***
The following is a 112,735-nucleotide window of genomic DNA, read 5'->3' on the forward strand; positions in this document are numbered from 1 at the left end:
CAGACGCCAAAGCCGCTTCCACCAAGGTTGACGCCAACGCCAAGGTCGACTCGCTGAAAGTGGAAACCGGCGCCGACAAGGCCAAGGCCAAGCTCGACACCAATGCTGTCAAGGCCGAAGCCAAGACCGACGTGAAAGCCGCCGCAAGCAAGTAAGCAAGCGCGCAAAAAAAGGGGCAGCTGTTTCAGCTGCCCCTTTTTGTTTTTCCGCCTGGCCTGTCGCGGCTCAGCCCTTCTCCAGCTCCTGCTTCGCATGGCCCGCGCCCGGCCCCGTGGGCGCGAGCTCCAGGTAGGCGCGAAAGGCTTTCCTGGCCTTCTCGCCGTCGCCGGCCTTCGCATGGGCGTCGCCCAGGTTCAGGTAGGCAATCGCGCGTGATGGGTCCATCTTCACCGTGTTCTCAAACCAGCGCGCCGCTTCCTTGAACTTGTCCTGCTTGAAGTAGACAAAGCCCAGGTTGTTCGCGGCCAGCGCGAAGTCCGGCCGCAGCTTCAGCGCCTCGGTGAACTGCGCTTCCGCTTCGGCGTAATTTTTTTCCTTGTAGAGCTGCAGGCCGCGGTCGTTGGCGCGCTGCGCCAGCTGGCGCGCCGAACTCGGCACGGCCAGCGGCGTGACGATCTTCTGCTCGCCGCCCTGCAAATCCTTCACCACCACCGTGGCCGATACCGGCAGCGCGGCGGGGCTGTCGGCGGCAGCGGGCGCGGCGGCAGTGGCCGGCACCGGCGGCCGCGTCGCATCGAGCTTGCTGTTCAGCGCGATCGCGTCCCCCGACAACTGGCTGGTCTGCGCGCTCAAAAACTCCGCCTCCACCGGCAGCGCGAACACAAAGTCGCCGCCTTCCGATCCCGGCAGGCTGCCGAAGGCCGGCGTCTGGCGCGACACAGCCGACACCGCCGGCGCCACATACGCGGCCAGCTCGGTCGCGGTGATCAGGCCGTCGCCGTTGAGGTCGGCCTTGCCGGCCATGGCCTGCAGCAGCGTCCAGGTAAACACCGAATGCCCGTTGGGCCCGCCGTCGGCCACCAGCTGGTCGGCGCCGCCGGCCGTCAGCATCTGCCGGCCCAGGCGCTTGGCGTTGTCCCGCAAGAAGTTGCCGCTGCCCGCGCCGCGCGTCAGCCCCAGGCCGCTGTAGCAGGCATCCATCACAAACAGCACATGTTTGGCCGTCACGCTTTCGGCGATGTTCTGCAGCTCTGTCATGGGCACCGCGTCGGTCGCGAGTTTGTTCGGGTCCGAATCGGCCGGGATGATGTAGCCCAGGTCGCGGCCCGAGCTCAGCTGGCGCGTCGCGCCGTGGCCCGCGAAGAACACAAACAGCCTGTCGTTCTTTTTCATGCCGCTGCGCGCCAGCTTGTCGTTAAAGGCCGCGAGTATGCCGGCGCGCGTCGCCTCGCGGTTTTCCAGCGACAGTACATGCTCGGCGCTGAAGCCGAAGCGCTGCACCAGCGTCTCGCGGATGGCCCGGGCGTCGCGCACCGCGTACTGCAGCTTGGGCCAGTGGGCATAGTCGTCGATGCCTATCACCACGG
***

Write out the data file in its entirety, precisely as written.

The following is a 112,735-nucleotide window of genomic DNA, read 5'->3' on the forward strand; positions in this document are numbered from 1 at the left end:
CAGACGCCAAAGCCGCTTCCACCAAGGTTGACGCCAACGCCAAGGTCGACTCGCTGAAAGTGGAAACCGGCGCCGACAAGGCCAAGGCCAAGCTCGACACCAATGCTGTCAAGGCCGAAGCCAAGACCGACGTGAAAGCCGCCGCAAGCAAGTAAGCAAGCGCGCAAAAAAAGGGGCAGCTGTTTCAGCTGCCCCTTTTTGTTTTTCCGCCTGGCCTGTCGCGGCTCAGCCCTTCTCCAGCTCCTGCTTCGCATGGCCCGCGCCCGGCCCCGTGGGCGCGAGCTCCAGGTAGGCGCGAAAGGCTTTCCTGGCCTTCTCGCCGTCGCCGGCCTTCGCATGGGCGTCGCCCAGGTTCAGGTAGGCAATCGCGCGTGATGGGTCCATCTTCACCGTGTTCTCAAACCAGCGCGCCGCTTCCTTGAACTTGTCCTGCTTGAAGTAGACAAAGCCCAGGTTGTTCGCGGCCAGCGCGAAGTCCGGCCGCAGCTTCAGCGCCTCGGTGAACTGCGCTTCCGCTTCGGCGTAATTTTTTTCCTTGTAGAGCTGCAGGCCGCGGTCGTTGGCGCGCTGCGCCAGCTGGCGCGCCGAACTCGGCACGGCCAGCGGCGTGACGATCTTCTGCTCGCCGCCCTGCAAATCCTTCACCACCACCGTGGCCGATACCGGCAGCGCGGCGGGGCTGTCGGCGGCAGCGGGCGCGGCGGCAGTGGCCGGCACCGGCGGCCGCGTCGCATCGAGCTTGCTGTTCAGCGCGATCGCGTCCCCCGACAACTGGCTGGTCTGCGCGCTCAAAAACTCCGCCTCCACCGGCAGCGCGAACACAAAGTCGCCGCCTTCCGATCCCGGCAGGCTGCCGAAGGCCGGCGTCTGGCGCGACACAGCCGACACCGCCGGCGCCACATACGCGGCCAGCTCGGTCGCGGTGATCAGGCCGTCGCCGTTGAGGTCGGCCTTGCCGGCCATGGCCTGCAGCAGCGTCCAGGTAAACACCGAATGCCCGTTGGGCCCGCCGTCGGCCACCAGCTGGTCGGCGCCGCCGGCCGTCAGCATCTGCCGGCCCAGGCGCTTGGCGTTGTCCCGCAAGAAGTTGCCGCTGCCCGCGCCGCGCGTCAGCCCCAGGCCGCTGTAGCAGGCATCCATCACAAACAGCACATGTTTGGCCGTCACGCTTTCGGCGATGTTCTGCAGCTCTGTCATGGGCACCGCGTCGGTCGCGAGTTTGTTCGGGTCCGAATCGGCCGGGATGATGTAGCCCAGGTCGCGGCCCGAGCTCAGCTGGCGCGTCGCGCCGTGGCCCGCGAAGAACACAAACAGCCTGTCGTTCTTTTTCATGCCGCTGCGCGCCAGCTTGTCGTTAAAGGCCGCGAGTATGCCGGCGCGCGTCGCCTCGCGGTTTTCCAGCGACAGTACATGCTCGGCGCTGAAGCCGAAGCGCTGCACCAGCGTCTCGCGGATGGCCCGGGCGTCGCGCACCGCGTACTGCAGCTTGGGCCAGTGGGCATAGTCGTCGATGCCTATCACCACGG